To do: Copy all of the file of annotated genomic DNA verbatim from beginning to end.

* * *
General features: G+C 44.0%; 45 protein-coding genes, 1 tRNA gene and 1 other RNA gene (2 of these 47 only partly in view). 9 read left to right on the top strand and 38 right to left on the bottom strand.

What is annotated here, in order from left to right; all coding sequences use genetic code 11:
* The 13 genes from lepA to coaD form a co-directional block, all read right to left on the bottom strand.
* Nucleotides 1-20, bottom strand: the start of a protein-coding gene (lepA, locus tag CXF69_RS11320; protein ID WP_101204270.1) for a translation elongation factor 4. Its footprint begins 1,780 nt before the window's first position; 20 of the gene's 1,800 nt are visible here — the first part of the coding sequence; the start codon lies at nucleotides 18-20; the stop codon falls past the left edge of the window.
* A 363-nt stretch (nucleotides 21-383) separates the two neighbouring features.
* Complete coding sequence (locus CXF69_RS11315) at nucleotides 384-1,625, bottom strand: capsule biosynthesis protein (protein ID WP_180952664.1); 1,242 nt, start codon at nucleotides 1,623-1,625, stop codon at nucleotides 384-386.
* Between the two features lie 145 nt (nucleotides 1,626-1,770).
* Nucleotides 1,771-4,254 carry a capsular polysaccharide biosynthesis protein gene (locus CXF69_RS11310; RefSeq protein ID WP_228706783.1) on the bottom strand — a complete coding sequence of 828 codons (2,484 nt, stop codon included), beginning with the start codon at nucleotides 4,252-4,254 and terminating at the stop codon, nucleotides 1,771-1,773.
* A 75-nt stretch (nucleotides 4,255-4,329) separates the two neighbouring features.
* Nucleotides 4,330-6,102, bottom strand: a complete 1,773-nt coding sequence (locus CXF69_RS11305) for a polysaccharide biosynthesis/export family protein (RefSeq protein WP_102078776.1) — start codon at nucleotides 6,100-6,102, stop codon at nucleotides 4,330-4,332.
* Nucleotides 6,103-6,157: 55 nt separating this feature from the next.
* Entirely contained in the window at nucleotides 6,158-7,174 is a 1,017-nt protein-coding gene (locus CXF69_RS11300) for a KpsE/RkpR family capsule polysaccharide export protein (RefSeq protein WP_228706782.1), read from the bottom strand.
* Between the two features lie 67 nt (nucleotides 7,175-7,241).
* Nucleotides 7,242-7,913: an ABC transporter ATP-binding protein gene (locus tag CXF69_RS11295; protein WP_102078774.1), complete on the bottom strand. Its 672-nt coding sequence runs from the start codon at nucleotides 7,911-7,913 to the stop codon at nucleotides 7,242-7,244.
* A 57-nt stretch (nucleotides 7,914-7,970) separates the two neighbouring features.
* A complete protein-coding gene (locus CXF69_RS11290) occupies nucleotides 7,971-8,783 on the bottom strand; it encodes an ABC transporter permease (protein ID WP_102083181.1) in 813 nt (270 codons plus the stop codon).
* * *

General features: G+C 44.0%; 45 protein-coding genes, 1 tRNA gene and 1 other RNA gene (2 of these 47 only partly in view). 9 read left to right on the top strand and 38 right to left on the bottom strand.

What is annotated here, in order from left to right; all coding sequences use genetic code 11:
* The 13 genes from lepA to coaD form a co-directional block, all read right to left on the bottom strand.
* Nucleotides 1-20, bottom strand: the start of a protein-coding gene (lepA, locus tag CXF69_RS11320; protein ID WP_101204270.1) for a translation elongation factor 4. Its footprint begins 1,780 nt before the window's first position; 20 of the gene's 1,800 nt are visible here — the first part of the coding sequence; the start codon lies at nucleotides 18-20; the stop codon falls past the left edge of the window.
* A 363-nt stretch (nucleotides 21-383) separates the two neighbouring features.
* Complete coding sequence (locus CXF69_RS11315) at nucleotides 384-1,625, bottom strand: capsule biosynthesis protein (protein ID WP_180952664.1); 1,242 nt, start codon at nucleotides 1,623-1,625, stop codon at nucleotides 384-386.
* Between the two features lie 145 nt (nucleotides 1,626-1,770).
* Nucleotides 1,771-4,254 carry a capsular polysaccharide biosynthesis protein gene (locus CXF69_RS11310; RefSeq protein ID WP_228706783.1) on the bottom strand — a complete coding sequence of 828 codons (2,484 nt, stop codon included), beginning with the start codon at nucleotides 4,252-4,254 and terminating at the stop codon, nucleotides 1,771-1,773.
* A 75-nt stretch (nucleotides 4,255-4,329) separates the two neighbouring features.
* Nucleotides 4,330-6,102, bottom strand: a complete 1,773-nt coding sequence (locus CXF69_RS11305) for a polysaccharide biosynthesis/export family protein (RefSeq protein WP_102078776.1) — start codon at nucleotides 6,100-6,102, stop codon at nucleotides 4,330-4,332.
* Nucleotides 6,103-6,157: 55 nt separating this feature from the next.
* Entirely contained in the window at nucleotides 6,158-7,174 is a 1,017-nt protein-coding gene (locus CXF69_RS11300) for a KpsE/RkpR family capsule polysaccharide export protein (RefSeq protein WP_228706782.1), read from the bottom strand.
* Between the two features lie 67 nt (nucleotides 7,175-7,241).
* Nucleotides 7,242-7,913: an ABC transporter ATP-binding protein gene (locus tag CXF69_RS11295; protein WP_102078774.1), complete on the bottom strand. Its 672-nt coding sequence runs from the start codon at nucleotides 7,911-7,913 to the stop codon at nucleotides 7,242-7,244.
* A 57-nt stretch (nucleotides 7,914-7,970) separates the two neighbouring features.
* A complete protein-coding gene (locus CXF69_RS11290) occupies nucleotides 7,971-8,783 on the bottom strand; it encodes an ABC transporter permease (protein ID WP_102083181.1) in 813 nt (270 codons plus the stop codon).